II. The existence of commodity production and the market is not the negation of socialism. Unlike in the Soviet Union where small commodity production and retail trade were nationalized, in the period of socialism, commodity exchange and markets should play a role. They should be regulated by the State.

III. Planning: A planned economy is another basic principle of socialism but the nature of planning should not be such as to centralize all economic decision-making and eliminate the market. Further, in order to ensure popular participation in economic decision-making and the running of economic enterprises, planning has to be decentralized.

IV. Socialism and Democracy are not antithetical. On the contrary, democracy is the life blood of socialism. In the capitalist system, democracy becomes 'formal' as the control of the bourgeoisie over the means of production and the institutions of the State leads to restricting democracy and the democratic rights of citizens. In the case of socialism, it cannot develop without the active and popular participation of the people at all levels. Because of the historical circumstances in the Soviet Union, the development of democracy under socialism was curbed. It is necessary to have a political system under socialism, which ensures popular participation. This requires the creation of popular assemblies at different levels, which have powers not only with regard to the administrative sphere but also the economic. A multi-party system under socialism will ensure that there is no scope for a permanent one party rule with all its attendant distortions.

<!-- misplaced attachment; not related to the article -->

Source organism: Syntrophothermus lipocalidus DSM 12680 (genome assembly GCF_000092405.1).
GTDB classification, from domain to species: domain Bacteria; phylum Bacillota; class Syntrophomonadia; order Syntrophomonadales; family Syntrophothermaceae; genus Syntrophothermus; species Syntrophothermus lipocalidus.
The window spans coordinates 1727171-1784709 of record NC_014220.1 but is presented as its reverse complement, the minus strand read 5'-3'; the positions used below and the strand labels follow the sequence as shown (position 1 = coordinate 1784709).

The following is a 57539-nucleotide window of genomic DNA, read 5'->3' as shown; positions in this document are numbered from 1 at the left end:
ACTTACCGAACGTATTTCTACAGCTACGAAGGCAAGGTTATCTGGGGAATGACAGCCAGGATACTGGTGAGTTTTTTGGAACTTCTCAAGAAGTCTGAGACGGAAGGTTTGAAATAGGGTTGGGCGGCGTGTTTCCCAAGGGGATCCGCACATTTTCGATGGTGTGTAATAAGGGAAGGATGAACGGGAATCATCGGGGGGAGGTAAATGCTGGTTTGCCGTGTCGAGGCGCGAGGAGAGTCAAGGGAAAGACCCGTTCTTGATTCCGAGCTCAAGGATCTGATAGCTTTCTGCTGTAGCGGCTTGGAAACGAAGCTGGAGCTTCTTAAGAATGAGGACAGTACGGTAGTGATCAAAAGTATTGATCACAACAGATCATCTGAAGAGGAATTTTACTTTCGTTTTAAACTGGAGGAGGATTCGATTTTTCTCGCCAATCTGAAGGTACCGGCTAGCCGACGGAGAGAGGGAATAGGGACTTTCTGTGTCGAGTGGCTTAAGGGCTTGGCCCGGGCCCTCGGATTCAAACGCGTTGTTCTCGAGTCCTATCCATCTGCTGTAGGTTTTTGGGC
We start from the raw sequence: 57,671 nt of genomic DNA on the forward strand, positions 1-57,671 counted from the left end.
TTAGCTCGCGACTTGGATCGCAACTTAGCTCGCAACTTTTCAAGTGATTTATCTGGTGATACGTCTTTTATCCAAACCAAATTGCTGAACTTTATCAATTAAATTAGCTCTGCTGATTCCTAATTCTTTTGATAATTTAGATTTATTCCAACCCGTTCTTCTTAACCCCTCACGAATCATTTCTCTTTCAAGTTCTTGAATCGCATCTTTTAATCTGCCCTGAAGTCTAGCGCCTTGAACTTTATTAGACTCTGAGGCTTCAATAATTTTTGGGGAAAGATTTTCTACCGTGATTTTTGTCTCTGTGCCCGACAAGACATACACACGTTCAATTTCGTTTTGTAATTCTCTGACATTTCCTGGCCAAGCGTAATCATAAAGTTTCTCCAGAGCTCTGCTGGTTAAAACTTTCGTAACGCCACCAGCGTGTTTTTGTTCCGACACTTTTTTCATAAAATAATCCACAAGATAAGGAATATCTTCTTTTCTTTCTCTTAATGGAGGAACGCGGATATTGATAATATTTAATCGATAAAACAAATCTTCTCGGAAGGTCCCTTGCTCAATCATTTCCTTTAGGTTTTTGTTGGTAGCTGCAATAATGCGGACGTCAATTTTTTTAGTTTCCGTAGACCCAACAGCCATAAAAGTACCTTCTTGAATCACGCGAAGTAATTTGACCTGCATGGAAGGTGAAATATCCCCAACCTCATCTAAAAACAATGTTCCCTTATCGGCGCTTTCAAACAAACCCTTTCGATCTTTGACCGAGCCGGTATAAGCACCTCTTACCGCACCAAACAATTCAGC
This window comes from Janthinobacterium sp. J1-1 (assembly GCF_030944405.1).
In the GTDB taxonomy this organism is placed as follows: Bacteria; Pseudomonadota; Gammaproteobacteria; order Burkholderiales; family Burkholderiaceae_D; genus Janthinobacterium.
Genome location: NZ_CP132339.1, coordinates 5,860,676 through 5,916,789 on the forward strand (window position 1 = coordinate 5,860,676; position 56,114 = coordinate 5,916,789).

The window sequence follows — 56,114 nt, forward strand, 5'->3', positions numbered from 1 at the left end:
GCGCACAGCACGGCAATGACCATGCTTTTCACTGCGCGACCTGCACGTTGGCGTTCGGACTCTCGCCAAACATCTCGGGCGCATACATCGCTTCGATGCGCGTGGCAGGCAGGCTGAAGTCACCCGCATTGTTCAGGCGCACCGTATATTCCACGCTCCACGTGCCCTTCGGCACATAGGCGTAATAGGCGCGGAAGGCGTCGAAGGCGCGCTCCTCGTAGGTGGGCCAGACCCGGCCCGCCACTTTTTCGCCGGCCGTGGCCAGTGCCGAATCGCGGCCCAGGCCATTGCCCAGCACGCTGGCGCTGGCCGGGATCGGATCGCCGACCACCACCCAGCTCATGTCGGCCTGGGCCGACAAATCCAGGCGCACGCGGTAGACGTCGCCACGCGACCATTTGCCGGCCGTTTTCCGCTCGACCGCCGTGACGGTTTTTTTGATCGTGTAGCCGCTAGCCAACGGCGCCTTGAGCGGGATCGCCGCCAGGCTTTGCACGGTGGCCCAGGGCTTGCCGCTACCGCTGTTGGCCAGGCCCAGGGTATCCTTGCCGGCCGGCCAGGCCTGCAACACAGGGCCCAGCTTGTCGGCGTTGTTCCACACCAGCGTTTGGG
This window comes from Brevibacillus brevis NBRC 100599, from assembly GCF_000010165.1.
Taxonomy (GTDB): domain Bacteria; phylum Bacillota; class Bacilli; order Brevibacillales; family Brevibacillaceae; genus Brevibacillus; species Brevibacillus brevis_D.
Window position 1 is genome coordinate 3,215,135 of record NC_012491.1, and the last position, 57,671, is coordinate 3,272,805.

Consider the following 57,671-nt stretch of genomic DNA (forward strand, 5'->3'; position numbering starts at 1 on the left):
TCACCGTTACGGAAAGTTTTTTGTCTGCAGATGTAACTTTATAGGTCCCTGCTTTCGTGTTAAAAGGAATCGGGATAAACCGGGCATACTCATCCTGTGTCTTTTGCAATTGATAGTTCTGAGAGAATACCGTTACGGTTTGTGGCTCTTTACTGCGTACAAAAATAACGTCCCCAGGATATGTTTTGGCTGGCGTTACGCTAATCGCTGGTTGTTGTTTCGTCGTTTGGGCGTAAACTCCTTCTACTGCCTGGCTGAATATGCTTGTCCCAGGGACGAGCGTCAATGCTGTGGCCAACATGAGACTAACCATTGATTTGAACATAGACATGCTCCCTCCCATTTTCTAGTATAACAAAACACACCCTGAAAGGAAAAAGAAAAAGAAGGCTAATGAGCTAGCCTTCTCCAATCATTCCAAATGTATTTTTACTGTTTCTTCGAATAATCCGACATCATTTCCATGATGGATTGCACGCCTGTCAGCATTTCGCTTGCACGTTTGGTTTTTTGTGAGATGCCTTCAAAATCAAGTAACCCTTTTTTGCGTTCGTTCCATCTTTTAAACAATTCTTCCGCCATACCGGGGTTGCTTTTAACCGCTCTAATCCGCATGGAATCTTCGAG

V. The demarcation between the State and the ruling party has to be institutionalized. The socialist State represents the entire people and the party can never be a substitute as it represents only a fraction of the working class and the working people.

Some of the reforms adopted in the socialist countries like China, Vietnam and Cuba have brought about changes in the economic structure and policies which are in line with the renovated concept of socialism. There may be some wrong steps taken in the course of these reforms, but there is no doubt that the changes are essential.

Another area where new thinking and practice with regard to socialism is taking place in Latin America. Since the late 1990s, the Left forces have registered significant advances in Latin America. Today, there are Left-led Governments in Venezuela, Bolivia, Ecuador, Nicaragua and Uruguay. In Brazil and Argentina, there are Centre-Left Governments. Peru has elected President with a progressive agenda. It is in Venezuela and Bolivia that major steps have been taken to move away from the neo-liberal framework and put in place alternative policies. Policies, which strengthen national sovereignty, promote public ownership in the key sectors of the economy and initiate changes for ensuring popular participation and widening of the democratic process.